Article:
Above is the supposed smoking-gun chart. And here are the states and which categories they fall into:
Here’s how Greene justifies his approach:
There is also a lack of precise information on where cross-sex medical interventions are more readily available to adolescents. A reasonable proxy for that data is to identify the states that have a legal provision allowing minors to access routine health care without the consent of their parents or guardian, at least under some circumstances. In states that have those provisions, puberty blockers and cross-sex hormones should be more easily available to teenagers.
No, this is not a reasonable proxy, for three reasons.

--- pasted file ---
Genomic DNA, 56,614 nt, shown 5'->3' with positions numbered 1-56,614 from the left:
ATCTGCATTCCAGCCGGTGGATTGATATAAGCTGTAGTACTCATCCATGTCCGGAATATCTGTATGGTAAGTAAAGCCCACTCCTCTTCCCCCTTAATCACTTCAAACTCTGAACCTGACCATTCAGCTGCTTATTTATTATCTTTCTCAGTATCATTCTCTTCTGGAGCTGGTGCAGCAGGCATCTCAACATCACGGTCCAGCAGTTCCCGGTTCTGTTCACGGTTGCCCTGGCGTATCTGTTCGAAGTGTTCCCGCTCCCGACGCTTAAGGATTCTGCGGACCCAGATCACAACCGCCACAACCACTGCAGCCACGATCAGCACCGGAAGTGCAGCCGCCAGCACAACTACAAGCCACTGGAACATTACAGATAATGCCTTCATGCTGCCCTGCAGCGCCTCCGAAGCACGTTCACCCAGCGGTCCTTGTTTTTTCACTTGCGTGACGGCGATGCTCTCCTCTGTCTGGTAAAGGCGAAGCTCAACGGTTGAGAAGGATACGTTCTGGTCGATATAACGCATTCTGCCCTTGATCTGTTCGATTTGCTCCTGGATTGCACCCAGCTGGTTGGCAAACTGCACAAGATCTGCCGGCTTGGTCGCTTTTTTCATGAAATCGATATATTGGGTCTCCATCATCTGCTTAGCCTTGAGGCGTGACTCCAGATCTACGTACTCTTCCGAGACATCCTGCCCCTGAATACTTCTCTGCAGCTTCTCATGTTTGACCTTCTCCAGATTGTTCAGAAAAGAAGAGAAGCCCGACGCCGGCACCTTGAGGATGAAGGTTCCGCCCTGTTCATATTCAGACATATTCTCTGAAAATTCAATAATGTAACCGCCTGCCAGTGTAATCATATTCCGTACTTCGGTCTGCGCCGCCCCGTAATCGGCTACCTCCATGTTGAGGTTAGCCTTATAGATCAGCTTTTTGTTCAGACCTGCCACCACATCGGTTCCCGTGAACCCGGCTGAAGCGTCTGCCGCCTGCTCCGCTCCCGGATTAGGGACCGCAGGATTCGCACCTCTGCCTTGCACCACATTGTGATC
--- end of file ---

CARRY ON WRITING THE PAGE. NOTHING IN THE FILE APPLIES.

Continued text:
First, during much of the time period in question — Greene is clear that he sees the trend emerging from 2010 on — it simply wasn’t the case that these treatments were widely available in most of the country. Take five of the states on the list: Arizona, Nevada, New Mexico, Texas, and Utah. This Cosmopolitan article from 2014 was written by “the only pediatric endocrinologist in the only transgender youth clinic in the Southwest” at that time, which is located in Dallas. If in 2014 there was only one transgender youth clinic in the entire Southwest, then of course it doesn’t matter what the minor healthcare access laws were in those states — hardly any young people were able to access blockers and hormones at the time. (If instead of one transgender youth clinic in this giant region there were, say, three or four, that wouldn’t change my argument much.) And while the number of youth gender clinics has increased quickly, it takes a while for them to ramp up — it’s not like in 2016 or 2017, the Southwest was suddenly an all-you-can-inject hormone buffet for trans youth. (If you look at the suicide stats in those states during the period in question — credit to Dave Hewitt, whose work we’ll get to, for assembling this chart — you’ll see that in all four, the suicide rate jumped significantly from 2010 to 2020. That means Greene’s result is being driven in part by changes in suicide rates in states where, for most of this span, there was very little youth gender medicine going on, let alone youth gender medicine minors could access without parental permission.)